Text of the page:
Last Updated on May 6, 2015, by eNotes Editorial. Word Count: 518
Lowell obliquely announces the two central themes of “Waking in the Blue” in the seventh line of the poem when he creates a pun on the word “petrified” (“Crows maunder on the petrified fairway”). Through one sense of the word (“terrified”), Lowell introduces the poem’s confessional theme: the poet’s wrestling with insanity and potential suicide. The other meaning of “petrified” (“made rigid like stone”) announces Lowell’s critique of the inert, ossified aristocracy of New England.
Lowell’s confession of his anxiety over his weaknesses and failure, though held at bay somewhat by his subtle use of form and humor, pervades “Waking in the Blue.” Even when Lowell and the reader chuckle at an insane inmate’s cavorting in the nude or soaking in a “urinous” Victorian bath with golf-cap intact, they sense the poet’s discomfort at his own ineptness and absurdity. At the poem’s end, reader and poet reel first from the knowledge that “metal shaving mirrors” are necessary to prevent the poet from committing suicide and then from the even more dismaying realization that he is too paralyzed to attempt even this most desperate of measures.
In the context of the poem, neither nature nor the past offers the poet any refuge from his unhappy self-knowledge. Objects in nature that might have provided John Keats and his negative capability with escape from the sad truths of the self only become objective correlatives as Lowell projects his quiet despair and resignation onto the “petrified fairway,” “agonized blue window,” and “maundering” crows. The past (which for a poet such as William Wordsworth might sustain one through a crisis of self-recognition) only leaves Lowell with reminders of a vacuous heritage, in which a “Harvard all-American fullback” is an oxymoron and the “Mayflower” heritage of his Winslow and Lowell families produces a “screwball” disposition.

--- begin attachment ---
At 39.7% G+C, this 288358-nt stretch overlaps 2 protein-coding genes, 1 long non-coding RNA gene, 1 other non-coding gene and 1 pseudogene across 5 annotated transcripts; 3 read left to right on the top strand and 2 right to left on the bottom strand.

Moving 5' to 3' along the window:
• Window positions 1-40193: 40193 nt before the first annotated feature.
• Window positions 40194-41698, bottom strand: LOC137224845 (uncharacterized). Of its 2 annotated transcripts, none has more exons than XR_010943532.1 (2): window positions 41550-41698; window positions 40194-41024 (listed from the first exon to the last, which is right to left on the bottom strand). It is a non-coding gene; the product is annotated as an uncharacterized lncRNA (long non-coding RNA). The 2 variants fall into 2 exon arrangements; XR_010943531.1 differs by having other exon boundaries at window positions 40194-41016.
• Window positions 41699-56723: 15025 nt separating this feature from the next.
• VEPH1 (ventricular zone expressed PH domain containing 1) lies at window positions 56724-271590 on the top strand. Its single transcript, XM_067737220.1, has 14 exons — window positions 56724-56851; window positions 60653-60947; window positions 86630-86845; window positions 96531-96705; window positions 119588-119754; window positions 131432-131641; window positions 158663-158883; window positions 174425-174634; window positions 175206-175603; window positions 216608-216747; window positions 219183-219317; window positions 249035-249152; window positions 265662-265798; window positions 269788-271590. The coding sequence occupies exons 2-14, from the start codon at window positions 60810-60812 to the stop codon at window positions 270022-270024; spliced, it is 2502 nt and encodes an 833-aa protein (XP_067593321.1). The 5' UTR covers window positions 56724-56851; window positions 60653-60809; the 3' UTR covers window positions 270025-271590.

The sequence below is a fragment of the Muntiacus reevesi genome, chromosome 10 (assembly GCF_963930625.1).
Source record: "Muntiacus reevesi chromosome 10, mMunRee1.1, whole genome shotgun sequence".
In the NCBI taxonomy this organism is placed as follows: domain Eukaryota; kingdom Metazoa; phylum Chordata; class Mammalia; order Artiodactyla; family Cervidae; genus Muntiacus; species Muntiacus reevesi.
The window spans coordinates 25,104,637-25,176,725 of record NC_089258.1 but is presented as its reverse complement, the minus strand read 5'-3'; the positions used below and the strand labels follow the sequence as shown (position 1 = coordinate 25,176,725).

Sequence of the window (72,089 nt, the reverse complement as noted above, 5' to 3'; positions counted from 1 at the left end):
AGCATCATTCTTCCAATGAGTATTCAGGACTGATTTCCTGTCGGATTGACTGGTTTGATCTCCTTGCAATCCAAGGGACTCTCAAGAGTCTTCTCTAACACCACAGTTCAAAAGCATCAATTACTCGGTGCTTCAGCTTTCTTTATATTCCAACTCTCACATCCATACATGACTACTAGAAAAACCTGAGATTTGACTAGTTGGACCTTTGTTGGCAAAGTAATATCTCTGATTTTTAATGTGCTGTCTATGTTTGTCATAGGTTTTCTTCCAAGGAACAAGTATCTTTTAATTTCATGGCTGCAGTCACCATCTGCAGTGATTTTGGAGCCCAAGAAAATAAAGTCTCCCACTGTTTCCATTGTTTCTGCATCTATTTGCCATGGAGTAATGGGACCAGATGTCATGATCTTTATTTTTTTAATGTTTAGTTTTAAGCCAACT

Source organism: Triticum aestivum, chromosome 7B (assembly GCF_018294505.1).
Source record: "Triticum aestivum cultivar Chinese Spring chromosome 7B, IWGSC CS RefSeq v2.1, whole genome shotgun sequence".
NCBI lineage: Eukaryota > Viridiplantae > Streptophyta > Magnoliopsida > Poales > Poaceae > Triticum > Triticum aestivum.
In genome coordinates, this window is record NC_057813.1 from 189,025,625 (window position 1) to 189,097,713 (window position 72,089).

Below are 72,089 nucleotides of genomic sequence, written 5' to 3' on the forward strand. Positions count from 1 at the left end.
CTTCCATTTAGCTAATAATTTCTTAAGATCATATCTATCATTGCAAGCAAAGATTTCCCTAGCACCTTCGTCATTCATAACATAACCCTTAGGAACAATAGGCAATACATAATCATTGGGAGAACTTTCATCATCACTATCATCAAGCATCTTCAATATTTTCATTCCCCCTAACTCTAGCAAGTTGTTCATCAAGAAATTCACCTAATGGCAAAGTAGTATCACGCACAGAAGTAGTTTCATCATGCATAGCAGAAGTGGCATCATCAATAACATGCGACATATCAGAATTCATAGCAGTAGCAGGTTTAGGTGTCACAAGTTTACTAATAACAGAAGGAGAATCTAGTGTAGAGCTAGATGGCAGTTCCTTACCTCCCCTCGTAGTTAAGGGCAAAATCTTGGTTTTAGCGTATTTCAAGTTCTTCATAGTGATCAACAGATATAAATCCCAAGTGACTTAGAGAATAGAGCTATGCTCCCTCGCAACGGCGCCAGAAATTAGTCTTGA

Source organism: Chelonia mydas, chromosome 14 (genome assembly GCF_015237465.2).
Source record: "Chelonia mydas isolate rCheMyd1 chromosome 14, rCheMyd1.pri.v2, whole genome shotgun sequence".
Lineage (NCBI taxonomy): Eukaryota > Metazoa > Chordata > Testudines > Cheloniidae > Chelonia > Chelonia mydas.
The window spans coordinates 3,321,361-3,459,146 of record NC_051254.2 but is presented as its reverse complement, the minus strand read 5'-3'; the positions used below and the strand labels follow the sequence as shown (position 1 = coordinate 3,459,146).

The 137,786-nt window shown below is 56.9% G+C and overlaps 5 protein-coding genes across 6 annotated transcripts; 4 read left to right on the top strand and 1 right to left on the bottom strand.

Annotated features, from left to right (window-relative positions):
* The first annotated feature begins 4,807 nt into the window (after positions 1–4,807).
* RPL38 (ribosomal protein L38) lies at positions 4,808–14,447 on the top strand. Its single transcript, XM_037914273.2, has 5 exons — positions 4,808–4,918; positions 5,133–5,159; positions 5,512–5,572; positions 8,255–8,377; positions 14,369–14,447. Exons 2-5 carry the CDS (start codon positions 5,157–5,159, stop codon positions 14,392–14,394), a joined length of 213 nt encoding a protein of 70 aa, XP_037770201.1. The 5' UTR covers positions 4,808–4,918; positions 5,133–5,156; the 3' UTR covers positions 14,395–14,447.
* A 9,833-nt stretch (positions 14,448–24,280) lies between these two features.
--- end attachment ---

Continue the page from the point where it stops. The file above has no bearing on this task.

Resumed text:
In contemplating his fate as one of the ossified “figures of bravado,” Lowell seems quite comfortable in seeing himself as a representative figure for the Brahmin class he attempts to parody in the poem. He attempts to stretch beyond his personal battle with failure to examine his entire class’s struggle by publishing “Waking in the Blue” in the historical context of Life Studies (a monograph in which he includes such history-minded poems as “Beyond the Alps” and “Inauguration Day: January 1953”).
For much of the poem, Lowell attempts through parody to distance himself from the “thoroughbred mental cases” he describes. By the end of the poem, however, he is forced to resign himself to being one of them. Even in his moment of victorious bravado, in which his strutting as “Cock of the walk” echoes the swashbuckling dance of the Mayflower “Bobbie,” Lowell must recognize that the “pinched, indigenous faces/ of these thoroughbred mental cases” are his “shaky future.” When he finally resorts to the inclusive pronoun “We” at the poem’s end, his pun on “oldtimers” suggests that he, like the other blue-blood crazies, is an ancient malfunctioning timepiece, an ossified relic that marks the passage of time by its own inability to change, even through the ultimate change of death.
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